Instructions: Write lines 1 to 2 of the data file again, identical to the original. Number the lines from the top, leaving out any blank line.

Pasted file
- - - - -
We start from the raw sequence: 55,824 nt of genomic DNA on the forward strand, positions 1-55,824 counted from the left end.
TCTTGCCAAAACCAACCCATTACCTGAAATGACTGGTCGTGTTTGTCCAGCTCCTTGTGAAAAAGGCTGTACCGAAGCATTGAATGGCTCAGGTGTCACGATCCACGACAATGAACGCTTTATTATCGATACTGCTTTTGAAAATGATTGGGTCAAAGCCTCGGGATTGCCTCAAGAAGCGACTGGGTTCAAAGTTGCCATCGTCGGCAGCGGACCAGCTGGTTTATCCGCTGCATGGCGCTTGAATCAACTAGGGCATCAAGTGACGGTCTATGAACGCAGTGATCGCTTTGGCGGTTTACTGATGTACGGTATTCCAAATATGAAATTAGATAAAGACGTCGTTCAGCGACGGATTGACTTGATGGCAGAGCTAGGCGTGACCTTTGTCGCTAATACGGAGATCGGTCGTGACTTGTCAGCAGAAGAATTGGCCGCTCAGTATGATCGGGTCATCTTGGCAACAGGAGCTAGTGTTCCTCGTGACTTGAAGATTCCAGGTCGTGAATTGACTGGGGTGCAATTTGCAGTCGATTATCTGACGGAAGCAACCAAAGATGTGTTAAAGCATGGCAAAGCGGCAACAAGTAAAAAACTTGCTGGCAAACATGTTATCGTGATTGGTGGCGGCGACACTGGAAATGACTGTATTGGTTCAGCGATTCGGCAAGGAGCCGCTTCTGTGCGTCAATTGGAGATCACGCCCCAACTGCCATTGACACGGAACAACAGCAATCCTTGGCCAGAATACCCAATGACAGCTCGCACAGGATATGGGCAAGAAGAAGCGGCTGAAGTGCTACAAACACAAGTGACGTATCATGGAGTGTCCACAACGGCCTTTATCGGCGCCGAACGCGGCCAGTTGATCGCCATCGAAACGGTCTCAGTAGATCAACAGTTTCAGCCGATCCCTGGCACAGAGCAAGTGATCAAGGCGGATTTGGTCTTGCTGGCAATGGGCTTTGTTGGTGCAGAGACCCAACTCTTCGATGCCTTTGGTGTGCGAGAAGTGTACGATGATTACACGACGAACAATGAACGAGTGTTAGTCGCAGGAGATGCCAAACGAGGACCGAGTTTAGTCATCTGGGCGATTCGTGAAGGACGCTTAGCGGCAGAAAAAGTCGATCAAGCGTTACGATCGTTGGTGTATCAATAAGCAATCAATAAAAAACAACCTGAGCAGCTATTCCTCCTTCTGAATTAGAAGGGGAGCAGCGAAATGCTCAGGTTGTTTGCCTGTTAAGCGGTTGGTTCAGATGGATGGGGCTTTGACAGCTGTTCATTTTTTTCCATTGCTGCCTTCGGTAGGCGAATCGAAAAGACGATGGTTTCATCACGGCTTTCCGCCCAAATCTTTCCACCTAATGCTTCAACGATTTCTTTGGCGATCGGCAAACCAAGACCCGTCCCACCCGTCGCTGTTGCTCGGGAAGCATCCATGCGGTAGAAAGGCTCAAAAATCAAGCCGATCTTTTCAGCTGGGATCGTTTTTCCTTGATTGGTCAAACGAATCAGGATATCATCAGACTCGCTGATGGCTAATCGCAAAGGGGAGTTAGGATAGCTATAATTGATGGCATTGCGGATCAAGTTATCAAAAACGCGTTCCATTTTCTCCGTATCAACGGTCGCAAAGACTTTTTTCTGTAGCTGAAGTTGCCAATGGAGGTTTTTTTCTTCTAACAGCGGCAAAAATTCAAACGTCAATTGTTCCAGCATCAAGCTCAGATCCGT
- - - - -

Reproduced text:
We start from the raw sequence: 55,824 nt of genomic DNA on the forward strand, positions 1-55,824 counted from the left end.
TCTTGCCAAAACCAACCCATTACCTGAAATGACTGGTCGTGTTTGTCCAGCTCCTTGTGAAAAAGGCTGTACCGAAGCATTGAATGGCTCAGGTGTCACGATCCACGACAATGAACGCTTTATTATCGATACTGCTTTTGAAAATGATTGGGTCAAAGCCTCGGGATTGCCTCAAGAAGCGACTGGGTTCAAAGTTGCCATCGTCGGCAGCGGACCAGCTGGTTTATCCGCTGCATGGCGCTTGAATCAACTAGGGCATCAAGTGACGGTCTATGAACGCAGTGATCGCTTTGGCGGTTTACTGATGTACGGTATTCCAAATATGAAATTAGATAAAGACGTCGTTCAGCGACGGATTGACTTGATGGCAGAGCTAGGCGTGACCTTTGTCGCTAATACGGAGATCGGTCGTGACTTGTCAGCAGAAGAATTGGCCGCTCAGTATGATCGGGTCATCTTGGCAACAGGAGCTAGTGTTCCTCGTGACTTGAAGATTCCAGGTCGTGAATTGACTGGGGTGCAATTTGCAGTCGATTATCTGACGGAAGCAACCAAAGATGTGTTAAAGCATGGCAAAGCGGCAACAAGTAAAAAACTTGCTGGCAAACATGTTATCGTGATTGGTGGCGGCGACACTGGAAATGACTGTATTGGTTCAGCGATTCGGCAAGGAGCCGCTTCTGTGCGTCAATTGGAGATCACGCCCCAACTGCCATTGACACGGAACAACAGCAATCCTTGGCCAGAATACCCAATGACAGCTCGCACAGGATATGGGCAAGAAGAAGCGGCTGAAGTGCTACAAACACAAGTGACGTATCATGGAGTGTCCACAACGGCCTTTATCGGCGCCGAACGCGGCCAGTTGATCGCCATCGAAACGGTCTCAGTAGATCAACAGTTTCAGCCGATCCCTGGCACAGAGCAAGTGATCAAGGCGGATTTGGTCTTGCTGGCAATGGGCTTTGTTGGTGCAGAGACCCAACTCTTCGATGCCTTTGGTGTGCGAGAAGTGTACGATGATTACACGACGAACAATGAACGAGTGTTAGTCGCAGGAGATGCCAAACGAGGACCGAGTTTAGTCATCTGGGCGATTCGTGAAGGACGCTTAGCGGCAGAAAAAGTCGATCAAGCGTTACGATCGTTGGTGTATCAATAAGCAATCAATAAAAAACAACCTGAGCAGCTATTCCTCCTTCTGAATTAGAAGGGGAGCAGCGAAATGCTCAGGTTGTTTGCCTGTTAAGCGGTTGGTTCAGATGGATGGGGCTTTGACAGCTGTTCATTTTTTTCCATTGCTGCCTTCGGTAGGCGAATCGAAAAGACGATGGTTTCATCACGGCTTTCCGCCCAAATCTTTCCACCTAATGCTTCAACGATTTCTTTGGCGATCGGCAAACCAAGACCCGTCCCACCCGTCGCTGTTGCTCGGGAAGCATCCATGCGGTAGAAAGGCTCAAAAATCAAGCCGATCTTTTCAGCTGGGATCGTTTTTCCTTGATTGGTCAAACGAATCAGGATATCATCAGACTCGCTGATGGCTAATCGCAAAGGGGAGTTAGGATAGCTATAATTGATGGCATTGCGGATCAAGTTATCAAAAACGCGTTCCATTTTCTCCGTATCAACGGTCGCAAAGACTTTTTTCTGTAGCTGAAGTTGCCAATGGAGGTTTTTTTCTTCTAACAGCGGCAAAAATTCAAACGTCAATTGTTCCAGCATCAAGCTCAGATCCGT